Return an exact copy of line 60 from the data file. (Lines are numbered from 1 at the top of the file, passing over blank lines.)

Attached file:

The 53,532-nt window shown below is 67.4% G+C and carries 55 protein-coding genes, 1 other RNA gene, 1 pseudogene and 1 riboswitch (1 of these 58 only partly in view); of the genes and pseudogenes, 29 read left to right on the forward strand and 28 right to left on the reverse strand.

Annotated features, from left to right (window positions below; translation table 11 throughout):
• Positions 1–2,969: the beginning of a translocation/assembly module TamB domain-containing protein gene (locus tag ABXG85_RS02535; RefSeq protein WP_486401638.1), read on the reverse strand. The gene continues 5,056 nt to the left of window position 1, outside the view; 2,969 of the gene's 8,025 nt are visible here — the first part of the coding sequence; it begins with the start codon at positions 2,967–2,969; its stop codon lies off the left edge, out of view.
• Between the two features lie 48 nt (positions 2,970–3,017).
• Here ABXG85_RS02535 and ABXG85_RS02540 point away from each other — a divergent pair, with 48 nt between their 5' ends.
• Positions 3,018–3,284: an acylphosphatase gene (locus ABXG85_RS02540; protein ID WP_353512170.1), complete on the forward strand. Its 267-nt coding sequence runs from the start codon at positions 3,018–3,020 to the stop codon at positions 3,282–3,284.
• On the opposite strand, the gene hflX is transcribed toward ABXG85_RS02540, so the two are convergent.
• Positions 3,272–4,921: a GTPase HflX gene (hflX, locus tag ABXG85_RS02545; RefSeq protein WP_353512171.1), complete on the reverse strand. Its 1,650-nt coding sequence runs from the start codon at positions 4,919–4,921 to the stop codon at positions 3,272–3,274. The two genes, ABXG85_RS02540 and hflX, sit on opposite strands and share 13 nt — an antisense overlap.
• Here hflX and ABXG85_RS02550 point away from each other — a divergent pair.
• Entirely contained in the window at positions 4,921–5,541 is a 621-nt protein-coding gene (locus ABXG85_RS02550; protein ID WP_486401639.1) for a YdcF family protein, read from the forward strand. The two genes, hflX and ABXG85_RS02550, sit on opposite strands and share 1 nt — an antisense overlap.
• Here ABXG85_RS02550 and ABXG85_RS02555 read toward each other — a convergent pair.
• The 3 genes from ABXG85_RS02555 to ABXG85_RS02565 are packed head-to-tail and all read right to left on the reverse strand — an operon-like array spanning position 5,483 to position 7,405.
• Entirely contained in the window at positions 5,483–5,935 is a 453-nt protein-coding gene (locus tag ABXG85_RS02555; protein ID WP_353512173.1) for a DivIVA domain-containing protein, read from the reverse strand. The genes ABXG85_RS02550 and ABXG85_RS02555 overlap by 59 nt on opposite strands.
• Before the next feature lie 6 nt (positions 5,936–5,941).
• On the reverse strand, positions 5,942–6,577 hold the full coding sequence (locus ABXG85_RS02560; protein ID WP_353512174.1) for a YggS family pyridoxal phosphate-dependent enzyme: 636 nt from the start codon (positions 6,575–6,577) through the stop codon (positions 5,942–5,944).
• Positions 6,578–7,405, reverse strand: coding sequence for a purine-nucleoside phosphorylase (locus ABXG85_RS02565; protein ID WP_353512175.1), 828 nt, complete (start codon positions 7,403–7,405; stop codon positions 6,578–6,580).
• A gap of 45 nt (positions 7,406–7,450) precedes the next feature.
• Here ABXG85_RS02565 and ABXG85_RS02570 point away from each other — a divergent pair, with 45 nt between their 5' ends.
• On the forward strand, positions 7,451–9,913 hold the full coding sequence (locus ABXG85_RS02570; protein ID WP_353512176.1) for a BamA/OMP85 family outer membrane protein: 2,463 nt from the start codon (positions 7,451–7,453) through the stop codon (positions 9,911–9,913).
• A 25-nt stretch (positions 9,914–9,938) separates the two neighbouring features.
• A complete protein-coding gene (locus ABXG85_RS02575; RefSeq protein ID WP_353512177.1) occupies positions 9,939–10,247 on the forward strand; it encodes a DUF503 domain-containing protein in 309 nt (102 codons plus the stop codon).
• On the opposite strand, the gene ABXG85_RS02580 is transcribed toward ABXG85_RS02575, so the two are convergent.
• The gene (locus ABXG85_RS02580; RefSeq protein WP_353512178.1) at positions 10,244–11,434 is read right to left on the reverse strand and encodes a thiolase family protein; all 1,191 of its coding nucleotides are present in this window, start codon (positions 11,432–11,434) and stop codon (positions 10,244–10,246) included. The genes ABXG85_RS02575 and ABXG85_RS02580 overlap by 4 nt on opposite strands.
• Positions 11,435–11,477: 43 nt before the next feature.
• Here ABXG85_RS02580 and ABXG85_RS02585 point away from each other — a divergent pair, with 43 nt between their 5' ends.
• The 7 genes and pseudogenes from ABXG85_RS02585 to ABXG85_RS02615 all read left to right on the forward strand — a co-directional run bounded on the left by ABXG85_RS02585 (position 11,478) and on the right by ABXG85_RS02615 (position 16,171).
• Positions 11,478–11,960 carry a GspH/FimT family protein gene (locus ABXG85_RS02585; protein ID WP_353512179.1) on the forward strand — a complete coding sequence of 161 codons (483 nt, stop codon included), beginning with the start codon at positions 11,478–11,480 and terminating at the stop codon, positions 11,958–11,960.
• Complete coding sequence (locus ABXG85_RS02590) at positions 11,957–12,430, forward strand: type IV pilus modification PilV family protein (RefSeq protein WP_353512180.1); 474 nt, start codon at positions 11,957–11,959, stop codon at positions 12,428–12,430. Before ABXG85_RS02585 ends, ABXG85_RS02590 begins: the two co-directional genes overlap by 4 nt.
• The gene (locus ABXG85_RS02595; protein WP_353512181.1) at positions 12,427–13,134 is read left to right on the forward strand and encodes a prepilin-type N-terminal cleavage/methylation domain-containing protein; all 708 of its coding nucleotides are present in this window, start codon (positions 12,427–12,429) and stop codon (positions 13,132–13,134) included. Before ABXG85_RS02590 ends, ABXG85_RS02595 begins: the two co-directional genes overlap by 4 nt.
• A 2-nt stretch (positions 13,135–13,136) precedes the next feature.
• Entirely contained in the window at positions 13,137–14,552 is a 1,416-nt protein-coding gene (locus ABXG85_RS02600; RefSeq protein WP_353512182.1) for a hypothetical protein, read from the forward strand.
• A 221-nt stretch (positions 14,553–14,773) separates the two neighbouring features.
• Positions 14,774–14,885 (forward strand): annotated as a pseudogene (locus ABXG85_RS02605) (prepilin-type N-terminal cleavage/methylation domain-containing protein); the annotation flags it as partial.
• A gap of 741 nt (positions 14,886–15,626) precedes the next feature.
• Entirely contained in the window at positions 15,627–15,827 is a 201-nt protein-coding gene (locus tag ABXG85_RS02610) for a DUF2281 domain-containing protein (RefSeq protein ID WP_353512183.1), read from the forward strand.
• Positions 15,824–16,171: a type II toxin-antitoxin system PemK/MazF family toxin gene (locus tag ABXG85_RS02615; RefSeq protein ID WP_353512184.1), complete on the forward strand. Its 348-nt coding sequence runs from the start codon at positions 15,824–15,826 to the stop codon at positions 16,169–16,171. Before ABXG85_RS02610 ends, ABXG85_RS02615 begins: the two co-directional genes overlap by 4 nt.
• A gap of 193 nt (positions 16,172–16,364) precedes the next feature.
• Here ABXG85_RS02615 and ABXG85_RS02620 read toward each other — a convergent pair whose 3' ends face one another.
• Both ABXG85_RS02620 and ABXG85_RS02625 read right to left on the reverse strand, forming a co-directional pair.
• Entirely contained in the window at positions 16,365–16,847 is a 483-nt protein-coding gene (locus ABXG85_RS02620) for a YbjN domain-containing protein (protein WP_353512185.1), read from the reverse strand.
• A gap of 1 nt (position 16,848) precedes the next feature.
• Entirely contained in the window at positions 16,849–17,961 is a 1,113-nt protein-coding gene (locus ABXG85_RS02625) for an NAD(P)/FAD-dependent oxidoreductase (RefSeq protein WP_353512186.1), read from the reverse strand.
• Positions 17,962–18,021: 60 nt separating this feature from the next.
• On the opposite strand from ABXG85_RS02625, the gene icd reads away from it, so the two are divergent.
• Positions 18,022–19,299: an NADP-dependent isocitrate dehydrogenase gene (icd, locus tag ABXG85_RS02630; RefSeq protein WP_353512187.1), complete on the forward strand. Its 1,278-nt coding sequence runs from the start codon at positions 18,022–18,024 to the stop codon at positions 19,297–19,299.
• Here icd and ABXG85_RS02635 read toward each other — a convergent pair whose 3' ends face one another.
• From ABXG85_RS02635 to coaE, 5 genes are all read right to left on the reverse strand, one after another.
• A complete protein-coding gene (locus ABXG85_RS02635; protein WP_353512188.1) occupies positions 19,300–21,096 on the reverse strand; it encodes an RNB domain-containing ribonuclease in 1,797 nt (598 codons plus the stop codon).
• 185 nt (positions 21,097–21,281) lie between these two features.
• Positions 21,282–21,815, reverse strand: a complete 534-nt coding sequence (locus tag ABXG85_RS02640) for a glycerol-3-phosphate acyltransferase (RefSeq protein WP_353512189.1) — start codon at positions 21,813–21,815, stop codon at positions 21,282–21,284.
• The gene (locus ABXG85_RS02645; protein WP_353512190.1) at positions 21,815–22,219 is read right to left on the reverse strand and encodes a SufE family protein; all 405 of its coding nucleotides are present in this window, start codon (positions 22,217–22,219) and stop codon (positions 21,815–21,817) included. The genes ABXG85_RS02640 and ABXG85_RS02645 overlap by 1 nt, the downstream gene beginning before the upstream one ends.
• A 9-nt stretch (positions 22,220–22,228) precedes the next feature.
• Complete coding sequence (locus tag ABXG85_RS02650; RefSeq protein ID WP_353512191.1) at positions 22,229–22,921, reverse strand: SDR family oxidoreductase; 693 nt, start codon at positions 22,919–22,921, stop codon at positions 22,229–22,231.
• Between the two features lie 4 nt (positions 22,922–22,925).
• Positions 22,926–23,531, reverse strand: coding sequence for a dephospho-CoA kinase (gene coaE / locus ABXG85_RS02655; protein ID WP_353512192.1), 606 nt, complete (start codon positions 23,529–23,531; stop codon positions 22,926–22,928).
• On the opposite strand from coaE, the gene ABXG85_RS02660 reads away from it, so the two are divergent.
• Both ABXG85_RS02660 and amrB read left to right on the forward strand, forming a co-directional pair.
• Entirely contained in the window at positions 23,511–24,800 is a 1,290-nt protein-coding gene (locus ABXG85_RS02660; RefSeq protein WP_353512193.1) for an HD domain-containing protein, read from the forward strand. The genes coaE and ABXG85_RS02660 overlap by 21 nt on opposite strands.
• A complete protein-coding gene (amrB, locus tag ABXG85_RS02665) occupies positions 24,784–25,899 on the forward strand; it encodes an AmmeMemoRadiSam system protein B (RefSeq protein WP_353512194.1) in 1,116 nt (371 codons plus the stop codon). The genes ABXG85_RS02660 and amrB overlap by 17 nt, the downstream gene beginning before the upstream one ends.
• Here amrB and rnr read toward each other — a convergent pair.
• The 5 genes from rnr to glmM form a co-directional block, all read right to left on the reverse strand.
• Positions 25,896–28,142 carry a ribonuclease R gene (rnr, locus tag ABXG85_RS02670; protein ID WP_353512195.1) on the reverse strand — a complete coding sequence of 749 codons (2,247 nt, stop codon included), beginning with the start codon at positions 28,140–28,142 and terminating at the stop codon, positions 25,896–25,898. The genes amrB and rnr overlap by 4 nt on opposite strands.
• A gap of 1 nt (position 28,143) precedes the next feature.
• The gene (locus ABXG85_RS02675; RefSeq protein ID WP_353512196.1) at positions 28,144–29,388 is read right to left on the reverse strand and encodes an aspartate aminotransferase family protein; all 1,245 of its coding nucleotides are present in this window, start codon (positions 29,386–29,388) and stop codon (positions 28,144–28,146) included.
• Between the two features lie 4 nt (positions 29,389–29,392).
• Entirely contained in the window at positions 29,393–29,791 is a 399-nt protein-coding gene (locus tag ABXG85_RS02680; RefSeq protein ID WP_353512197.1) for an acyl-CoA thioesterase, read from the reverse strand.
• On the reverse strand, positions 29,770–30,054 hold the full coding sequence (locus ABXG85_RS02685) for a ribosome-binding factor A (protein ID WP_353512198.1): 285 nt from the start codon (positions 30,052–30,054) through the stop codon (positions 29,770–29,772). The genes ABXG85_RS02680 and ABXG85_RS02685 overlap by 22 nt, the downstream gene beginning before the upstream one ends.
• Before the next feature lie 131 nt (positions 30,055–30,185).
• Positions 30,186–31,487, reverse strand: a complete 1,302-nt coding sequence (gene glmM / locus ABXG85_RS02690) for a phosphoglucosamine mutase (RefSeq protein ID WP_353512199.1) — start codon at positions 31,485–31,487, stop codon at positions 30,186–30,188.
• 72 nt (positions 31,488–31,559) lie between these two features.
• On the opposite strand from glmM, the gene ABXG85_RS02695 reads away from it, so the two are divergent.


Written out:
• Here amrB and rnr read toward each other — a convergent pair.